dietary supplement

(redirected from Dietary Supplement Health and Education Act)
Also found in: Dictionary, Thesaurus.

dietary supplement

n.
A product containing one or more vitamins, herbs, enzymes, amino acids, or other ingredients, that is taken orally to supplement one's diet, as by providing a missing nutrient.
References in periodicals archive ?
(49) Dietary Supplement Health and Education Act [section] 4 (codified as amended at 21 U.S.C.
When it enacted the Dietary Supplement Health and Education Act (DSHEA) in 1994, Congress recognized the role supplements could play in health promotion and in the prevention of chronic diseases such as cancer, heart disease, and osteoporosis.
In 1994, Congress passed the Dietary Supplement Health and Education Act, which effectively removed all regulation of this $12 billion-a-year industry.
Part III gives an overview of current regulation under the Dietary Supplement Health and Education Act of 1994.
When the Dietary Supplement Health and Education Act of 1994 (DSHEA) was passed, it was heralded as the harbinger of a golden eras - not only for health-minded consumers, but for food companies seeking a healthier share of market.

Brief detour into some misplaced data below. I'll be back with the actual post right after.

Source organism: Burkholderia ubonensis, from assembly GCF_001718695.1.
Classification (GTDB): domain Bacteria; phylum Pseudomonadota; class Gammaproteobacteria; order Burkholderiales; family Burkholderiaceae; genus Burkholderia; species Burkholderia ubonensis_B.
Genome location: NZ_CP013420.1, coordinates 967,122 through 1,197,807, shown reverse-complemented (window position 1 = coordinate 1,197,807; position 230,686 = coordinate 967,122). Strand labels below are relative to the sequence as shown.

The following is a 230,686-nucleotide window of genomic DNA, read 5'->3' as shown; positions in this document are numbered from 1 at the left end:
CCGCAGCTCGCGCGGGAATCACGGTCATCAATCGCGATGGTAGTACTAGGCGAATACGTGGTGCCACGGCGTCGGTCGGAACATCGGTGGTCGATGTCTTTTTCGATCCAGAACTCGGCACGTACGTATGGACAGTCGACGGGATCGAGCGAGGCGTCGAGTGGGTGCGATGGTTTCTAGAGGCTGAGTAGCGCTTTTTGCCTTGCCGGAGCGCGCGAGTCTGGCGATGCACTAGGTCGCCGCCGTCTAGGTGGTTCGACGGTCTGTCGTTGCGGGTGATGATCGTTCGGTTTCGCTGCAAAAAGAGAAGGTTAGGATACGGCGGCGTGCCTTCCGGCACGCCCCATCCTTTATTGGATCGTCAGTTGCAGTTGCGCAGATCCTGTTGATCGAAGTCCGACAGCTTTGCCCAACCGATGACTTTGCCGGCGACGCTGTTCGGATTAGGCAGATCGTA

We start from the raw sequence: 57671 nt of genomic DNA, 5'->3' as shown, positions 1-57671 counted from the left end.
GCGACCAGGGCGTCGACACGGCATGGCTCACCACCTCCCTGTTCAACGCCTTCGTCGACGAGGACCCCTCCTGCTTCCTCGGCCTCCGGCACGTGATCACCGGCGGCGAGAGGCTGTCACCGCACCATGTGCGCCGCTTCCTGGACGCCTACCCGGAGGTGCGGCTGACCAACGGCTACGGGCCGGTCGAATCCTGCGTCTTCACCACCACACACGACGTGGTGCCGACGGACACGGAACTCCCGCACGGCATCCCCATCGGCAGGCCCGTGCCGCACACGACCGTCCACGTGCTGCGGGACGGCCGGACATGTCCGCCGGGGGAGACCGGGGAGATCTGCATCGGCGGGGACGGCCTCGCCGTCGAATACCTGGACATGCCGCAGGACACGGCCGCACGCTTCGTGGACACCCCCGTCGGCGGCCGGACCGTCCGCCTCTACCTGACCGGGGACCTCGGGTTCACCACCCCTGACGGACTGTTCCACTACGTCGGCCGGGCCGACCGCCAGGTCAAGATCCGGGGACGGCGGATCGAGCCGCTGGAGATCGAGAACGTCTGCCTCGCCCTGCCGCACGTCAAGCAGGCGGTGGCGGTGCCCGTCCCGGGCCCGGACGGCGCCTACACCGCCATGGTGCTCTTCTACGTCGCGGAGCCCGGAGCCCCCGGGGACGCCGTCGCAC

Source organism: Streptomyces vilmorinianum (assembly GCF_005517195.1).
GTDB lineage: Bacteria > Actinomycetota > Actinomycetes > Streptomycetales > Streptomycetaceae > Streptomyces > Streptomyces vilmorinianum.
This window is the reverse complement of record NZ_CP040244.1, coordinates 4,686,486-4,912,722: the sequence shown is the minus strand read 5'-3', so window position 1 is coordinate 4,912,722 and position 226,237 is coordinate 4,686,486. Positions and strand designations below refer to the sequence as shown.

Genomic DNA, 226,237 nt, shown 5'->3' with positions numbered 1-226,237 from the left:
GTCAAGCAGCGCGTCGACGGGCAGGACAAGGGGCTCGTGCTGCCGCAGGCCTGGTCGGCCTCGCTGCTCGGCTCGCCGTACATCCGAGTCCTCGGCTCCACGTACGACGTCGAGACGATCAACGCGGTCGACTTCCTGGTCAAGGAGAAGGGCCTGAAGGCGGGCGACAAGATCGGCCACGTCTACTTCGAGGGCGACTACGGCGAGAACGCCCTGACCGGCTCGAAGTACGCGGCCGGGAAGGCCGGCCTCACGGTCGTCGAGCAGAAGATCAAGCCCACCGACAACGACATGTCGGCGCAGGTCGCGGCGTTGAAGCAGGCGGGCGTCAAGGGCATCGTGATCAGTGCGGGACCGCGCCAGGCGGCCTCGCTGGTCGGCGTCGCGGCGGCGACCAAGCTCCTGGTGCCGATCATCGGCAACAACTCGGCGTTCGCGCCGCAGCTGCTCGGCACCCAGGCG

Califf will work with the new Office of Dietary Supplement Programs and use the authority offered by the Dietary Supplement Health and Education Act (DSHEA)"to protect and preserve consumer access to safe and beneficial dietary supplements."
Owing to public outcry of the early 1990s in which consumers and supplement makers argued for more market autonomy and self-determination (Kurtzweil 1998), the Dietary Supplement Health and Education Act of 1994 (4) (DSHEA) was passed.
On October 25, 1994, President William Jefferson Clinton signed the Dietary Supplement Health and Education Act (Public Law 103-417), also known as DSHEA.
Under the Dietary Supplement Health and Education Act of 1994 (DSHEA), only ingredients not marketed in the U.S.
The 1994 Dietary Supplement Health and Education Act (DSHEA) created a new regulatory approach for products that included herbal products, vitamins, and minerals.
Henney promised to reevaluate the proposed rule for implementation of the Dietary Supplement Health and Education Act of 1994.